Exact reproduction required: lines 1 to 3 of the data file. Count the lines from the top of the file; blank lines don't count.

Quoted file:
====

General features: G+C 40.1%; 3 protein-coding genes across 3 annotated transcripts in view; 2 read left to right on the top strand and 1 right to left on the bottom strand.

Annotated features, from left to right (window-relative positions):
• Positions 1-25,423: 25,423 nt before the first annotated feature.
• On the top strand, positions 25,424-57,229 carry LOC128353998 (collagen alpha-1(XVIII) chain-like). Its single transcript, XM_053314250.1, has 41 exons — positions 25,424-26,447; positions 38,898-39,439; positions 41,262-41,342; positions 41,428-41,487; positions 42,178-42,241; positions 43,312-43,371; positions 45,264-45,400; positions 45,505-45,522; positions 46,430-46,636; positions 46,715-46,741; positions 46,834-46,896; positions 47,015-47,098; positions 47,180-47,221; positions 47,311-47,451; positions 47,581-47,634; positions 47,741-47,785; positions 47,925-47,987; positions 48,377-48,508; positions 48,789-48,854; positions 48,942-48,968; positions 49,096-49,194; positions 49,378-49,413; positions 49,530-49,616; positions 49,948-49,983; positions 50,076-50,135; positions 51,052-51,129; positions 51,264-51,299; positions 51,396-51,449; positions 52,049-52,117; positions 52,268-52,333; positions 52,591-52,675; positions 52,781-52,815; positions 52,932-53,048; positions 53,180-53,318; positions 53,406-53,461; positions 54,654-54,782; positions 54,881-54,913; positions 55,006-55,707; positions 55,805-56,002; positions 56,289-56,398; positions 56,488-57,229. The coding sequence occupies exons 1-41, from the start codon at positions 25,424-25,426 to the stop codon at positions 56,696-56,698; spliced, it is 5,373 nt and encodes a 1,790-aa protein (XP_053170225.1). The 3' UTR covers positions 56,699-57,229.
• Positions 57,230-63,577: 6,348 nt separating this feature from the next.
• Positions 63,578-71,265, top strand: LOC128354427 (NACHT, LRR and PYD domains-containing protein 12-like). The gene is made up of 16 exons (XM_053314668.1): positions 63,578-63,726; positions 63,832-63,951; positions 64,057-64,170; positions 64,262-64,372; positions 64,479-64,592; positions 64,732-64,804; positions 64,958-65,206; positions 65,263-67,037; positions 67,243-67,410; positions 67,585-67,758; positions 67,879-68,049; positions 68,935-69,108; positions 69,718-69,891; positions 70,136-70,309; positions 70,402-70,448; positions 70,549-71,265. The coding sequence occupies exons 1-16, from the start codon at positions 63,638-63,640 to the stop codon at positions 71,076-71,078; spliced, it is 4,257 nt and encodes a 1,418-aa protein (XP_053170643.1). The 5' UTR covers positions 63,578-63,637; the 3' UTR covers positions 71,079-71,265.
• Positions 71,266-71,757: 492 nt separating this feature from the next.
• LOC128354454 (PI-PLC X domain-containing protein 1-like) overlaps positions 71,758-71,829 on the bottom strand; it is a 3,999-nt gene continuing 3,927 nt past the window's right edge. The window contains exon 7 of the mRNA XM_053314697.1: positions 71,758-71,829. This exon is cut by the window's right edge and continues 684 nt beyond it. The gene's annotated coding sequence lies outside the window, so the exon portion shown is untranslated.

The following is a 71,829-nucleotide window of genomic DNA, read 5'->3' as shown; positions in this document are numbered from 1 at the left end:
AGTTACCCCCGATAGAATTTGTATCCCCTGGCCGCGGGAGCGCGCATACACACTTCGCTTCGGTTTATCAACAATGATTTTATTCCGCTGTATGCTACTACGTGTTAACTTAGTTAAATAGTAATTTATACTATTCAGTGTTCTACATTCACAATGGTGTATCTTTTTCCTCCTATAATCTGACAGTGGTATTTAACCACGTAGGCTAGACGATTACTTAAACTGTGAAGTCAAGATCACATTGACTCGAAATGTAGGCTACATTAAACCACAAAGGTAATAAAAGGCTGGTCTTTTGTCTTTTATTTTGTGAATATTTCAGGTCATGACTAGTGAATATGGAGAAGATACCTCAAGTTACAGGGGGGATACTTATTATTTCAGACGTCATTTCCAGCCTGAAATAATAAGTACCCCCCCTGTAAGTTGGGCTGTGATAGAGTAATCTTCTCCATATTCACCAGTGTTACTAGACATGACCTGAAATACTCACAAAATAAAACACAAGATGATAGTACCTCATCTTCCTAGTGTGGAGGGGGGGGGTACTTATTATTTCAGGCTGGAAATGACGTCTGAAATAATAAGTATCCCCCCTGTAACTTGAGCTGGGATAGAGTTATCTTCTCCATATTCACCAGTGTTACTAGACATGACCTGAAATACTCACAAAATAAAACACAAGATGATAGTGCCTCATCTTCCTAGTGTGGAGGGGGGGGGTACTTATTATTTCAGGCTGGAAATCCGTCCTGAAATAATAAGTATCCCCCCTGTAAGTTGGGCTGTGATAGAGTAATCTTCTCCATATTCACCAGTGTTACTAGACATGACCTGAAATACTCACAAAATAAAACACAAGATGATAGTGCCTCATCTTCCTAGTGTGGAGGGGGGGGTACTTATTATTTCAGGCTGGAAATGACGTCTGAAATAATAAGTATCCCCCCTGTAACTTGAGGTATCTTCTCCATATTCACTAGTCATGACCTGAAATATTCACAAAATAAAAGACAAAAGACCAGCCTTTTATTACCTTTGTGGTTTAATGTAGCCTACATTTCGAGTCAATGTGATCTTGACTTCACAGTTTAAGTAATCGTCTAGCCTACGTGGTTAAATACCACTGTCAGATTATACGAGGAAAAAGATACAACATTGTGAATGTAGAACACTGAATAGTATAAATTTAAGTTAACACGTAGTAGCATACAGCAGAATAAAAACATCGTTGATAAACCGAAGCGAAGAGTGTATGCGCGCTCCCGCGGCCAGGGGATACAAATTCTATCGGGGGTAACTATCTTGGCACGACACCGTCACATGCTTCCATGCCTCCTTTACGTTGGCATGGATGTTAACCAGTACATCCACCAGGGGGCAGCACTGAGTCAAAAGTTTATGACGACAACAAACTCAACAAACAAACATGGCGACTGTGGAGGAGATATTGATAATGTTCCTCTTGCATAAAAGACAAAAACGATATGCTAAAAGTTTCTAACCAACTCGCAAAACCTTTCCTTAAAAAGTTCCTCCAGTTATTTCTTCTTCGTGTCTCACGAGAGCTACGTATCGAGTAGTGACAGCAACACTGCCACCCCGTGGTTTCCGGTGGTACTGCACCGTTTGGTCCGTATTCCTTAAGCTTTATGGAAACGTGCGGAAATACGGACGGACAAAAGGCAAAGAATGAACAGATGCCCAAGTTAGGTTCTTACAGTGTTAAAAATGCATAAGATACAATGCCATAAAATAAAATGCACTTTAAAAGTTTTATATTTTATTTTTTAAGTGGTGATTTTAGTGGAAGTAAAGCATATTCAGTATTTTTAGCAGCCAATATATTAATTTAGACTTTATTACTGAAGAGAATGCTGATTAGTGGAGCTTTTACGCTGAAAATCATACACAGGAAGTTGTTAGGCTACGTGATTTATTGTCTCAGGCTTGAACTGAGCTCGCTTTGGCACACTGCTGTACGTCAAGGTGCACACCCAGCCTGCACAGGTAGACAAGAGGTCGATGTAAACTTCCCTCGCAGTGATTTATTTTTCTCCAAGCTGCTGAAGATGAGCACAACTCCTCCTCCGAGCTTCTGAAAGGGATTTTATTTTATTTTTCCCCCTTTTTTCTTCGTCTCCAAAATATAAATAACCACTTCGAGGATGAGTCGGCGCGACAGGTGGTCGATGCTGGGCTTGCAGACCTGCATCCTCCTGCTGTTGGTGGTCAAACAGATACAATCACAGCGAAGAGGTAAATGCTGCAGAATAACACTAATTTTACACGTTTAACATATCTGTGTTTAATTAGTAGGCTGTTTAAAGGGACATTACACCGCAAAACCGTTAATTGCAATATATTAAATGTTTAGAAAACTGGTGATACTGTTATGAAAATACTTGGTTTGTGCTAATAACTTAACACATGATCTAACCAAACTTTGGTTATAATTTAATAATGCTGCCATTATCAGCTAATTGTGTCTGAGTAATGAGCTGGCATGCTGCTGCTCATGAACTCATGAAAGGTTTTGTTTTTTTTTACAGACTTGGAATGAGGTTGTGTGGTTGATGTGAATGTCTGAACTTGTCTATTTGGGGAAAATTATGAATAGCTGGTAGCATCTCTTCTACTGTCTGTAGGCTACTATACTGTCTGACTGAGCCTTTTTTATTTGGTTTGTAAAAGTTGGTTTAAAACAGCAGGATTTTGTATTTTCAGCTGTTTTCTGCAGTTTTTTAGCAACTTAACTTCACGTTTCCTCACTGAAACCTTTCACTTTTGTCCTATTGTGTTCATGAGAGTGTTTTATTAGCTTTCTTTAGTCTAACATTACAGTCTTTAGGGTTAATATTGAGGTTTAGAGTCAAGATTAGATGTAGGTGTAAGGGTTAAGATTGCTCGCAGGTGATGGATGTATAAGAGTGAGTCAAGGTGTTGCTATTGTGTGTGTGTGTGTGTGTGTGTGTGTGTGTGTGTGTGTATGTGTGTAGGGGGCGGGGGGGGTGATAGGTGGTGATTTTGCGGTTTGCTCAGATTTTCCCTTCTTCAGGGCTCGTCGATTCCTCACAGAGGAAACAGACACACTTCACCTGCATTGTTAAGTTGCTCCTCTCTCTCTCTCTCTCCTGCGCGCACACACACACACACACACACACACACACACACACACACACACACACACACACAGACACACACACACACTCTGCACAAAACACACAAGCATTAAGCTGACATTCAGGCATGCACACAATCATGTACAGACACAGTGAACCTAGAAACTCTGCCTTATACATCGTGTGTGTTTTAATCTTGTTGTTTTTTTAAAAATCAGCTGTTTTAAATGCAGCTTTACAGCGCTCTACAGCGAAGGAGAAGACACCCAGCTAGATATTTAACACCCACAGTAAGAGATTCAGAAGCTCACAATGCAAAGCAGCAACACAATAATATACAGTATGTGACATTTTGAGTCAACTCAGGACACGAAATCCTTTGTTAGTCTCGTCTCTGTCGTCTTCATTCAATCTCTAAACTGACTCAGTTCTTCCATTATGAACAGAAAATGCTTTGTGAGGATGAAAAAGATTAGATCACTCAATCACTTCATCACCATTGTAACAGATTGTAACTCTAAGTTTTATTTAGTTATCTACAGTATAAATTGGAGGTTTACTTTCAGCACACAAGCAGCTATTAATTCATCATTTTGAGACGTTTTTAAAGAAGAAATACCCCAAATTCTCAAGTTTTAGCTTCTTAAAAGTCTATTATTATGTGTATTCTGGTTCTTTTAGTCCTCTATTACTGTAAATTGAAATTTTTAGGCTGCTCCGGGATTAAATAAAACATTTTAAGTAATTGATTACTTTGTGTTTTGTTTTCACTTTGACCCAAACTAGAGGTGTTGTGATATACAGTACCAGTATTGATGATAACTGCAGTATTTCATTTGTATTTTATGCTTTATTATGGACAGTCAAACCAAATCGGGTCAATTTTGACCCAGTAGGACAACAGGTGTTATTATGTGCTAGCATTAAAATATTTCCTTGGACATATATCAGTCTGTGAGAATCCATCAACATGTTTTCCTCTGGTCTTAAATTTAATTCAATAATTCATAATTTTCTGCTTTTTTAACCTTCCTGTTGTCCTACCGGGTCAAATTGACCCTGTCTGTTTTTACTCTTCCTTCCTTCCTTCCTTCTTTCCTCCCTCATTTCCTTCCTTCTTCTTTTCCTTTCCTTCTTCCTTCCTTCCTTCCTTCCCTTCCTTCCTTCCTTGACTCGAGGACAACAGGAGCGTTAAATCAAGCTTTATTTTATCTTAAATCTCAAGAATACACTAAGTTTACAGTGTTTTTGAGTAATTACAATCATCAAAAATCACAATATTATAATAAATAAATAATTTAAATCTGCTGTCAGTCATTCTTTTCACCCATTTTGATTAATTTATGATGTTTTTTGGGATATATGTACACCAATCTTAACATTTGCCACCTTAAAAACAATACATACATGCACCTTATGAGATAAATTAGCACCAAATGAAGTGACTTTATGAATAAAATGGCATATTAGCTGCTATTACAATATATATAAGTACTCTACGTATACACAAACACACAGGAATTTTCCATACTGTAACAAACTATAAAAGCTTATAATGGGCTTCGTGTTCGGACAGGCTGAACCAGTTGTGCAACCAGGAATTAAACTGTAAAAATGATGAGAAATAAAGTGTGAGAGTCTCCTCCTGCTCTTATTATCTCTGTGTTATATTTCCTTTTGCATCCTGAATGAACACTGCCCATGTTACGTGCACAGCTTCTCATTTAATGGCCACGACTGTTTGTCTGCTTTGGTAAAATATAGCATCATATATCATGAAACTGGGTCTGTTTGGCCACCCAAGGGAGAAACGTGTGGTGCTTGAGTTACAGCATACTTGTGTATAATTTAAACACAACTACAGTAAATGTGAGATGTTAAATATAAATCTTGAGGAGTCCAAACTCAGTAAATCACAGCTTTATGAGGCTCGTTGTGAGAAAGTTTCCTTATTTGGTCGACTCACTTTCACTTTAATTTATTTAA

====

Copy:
General features: G+C 40.1%; 3 protein-coding genes across 3 annotated transcripts in view; 2 read left to right on the top strand and 1 right to left on the bottom strand.

Annotated features, from left to right (window-relative positions):
• Positions 1-25,423: 25,423 nt before the first annotated feature.